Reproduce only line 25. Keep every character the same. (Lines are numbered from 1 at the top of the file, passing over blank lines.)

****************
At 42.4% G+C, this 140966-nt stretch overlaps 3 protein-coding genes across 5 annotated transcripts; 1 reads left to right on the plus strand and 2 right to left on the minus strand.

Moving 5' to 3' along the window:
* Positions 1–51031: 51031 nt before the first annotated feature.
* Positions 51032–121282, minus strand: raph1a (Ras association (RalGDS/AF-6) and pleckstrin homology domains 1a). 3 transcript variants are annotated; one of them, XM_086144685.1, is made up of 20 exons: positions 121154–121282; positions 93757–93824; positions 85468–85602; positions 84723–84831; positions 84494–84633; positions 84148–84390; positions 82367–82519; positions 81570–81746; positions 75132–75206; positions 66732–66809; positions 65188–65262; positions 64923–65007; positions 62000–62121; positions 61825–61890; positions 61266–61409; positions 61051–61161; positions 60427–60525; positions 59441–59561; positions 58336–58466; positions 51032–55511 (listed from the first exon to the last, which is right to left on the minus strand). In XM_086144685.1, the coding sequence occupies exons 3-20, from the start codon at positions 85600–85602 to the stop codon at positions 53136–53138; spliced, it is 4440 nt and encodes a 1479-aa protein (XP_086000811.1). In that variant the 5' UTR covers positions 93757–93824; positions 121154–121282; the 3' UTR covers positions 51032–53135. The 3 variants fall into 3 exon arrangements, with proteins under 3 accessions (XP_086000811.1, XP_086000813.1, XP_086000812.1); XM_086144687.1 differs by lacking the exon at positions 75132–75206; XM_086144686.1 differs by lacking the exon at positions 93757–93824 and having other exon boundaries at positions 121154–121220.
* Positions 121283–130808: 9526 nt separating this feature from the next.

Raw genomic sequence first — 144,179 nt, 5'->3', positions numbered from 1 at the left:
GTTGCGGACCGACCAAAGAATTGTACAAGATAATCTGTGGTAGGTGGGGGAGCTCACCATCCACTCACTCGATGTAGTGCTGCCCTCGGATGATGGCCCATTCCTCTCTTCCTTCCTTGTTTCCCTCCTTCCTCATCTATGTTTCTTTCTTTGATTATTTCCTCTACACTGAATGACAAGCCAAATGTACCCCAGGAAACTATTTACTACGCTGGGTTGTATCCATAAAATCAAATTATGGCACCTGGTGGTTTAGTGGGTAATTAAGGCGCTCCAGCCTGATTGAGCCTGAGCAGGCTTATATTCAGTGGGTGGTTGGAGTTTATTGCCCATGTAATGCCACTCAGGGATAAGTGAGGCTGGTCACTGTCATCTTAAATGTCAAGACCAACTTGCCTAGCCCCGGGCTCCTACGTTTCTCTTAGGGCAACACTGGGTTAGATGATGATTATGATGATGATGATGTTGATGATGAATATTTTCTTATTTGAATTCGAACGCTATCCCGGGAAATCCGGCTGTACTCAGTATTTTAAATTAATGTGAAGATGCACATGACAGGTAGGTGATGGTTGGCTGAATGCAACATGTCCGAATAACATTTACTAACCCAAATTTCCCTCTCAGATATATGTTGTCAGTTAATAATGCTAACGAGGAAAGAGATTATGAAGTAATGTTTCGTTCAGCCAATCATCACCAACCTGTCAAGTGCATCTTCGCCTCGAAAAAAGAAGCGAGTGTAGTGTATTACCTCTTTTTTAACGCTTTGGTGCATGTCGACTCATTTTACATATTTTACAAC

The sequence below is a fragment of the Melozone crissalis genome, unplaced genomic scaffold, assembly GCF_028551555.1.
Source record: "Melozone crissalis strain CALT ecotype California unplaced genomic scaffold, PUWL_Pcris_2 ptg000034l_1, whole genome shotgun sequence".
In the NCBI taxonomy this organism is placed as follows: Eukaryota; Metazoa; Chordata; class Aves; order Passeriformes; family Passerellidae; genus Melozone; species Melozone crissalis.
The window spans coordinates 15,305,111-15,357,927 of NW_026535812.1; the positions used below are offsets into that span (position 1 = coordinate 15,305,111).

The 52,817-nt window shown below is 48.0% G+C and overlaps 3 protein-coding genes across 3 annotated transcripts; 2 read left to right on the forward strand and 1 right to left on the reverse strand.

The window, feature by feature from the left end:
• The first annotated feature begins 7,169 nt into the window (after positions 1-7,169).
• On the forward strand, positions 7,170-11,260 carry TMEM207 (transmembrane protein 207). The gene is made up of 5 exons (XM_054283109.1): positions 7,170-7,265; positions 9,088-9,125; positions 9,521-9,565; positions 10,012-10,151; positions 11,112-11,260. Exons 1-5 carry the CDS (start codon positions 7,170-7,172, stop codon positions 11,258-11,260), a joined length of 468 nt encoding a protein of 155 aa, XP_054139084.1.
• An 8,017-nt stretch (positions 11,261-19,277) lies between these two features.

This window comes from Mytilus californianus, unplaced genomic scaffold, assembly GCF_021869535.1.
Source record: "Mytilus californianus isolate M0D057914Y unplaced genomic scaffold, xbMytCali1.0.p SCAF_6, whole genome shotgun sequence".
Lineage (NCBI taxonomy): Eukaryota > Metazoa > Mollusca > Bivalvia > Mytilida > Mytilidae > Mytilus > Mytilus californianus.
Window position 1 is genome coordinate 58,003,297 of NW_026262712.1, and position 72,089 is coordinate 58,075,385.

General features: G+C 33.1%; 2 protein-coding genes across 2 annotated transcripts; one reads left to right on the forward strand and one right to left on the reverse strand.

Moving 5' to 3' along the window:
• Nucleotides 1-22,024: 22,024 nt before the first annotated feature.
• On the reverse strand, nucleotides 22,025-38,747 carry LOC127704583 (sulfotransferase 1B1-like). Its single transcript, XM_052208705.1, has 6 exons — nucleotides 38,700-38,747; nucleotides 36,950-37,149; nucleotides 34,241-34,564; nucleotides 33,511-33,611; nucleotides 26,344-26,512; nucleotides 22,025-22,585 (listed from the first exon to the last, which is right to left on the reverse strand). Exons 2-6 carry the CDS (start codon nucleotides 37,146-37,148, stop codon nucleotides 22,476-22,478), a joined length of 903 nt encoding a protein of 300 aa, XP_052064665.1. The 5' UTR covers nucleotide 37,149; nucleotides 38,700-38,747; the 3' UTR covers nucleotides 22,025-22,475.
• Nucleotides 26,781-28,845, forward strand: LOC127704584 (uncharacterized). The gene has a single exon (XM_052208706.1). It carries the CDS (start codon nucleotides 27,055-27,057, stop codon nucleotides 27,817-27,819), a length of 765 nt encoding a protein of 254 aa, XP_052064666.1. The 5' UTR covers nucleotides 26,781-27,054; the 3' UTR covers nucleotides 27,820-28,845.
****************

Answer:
• Nucleotides 26,781-28,845, forward strand: LOC127704584 (uncharacterized). The gene has a single exon (XM_052208706.1). It carries the CDS (start codon nucleotides 27,055-27,057, stop codon nucleotides 27,817-27,819), a length of 765 nt encoding a protein of 254 aa, XP_052064666.1. The 5' UTR covers nucleotides 26,781-27,054; the 3' UTR covers nucleotides 27,820-28,845.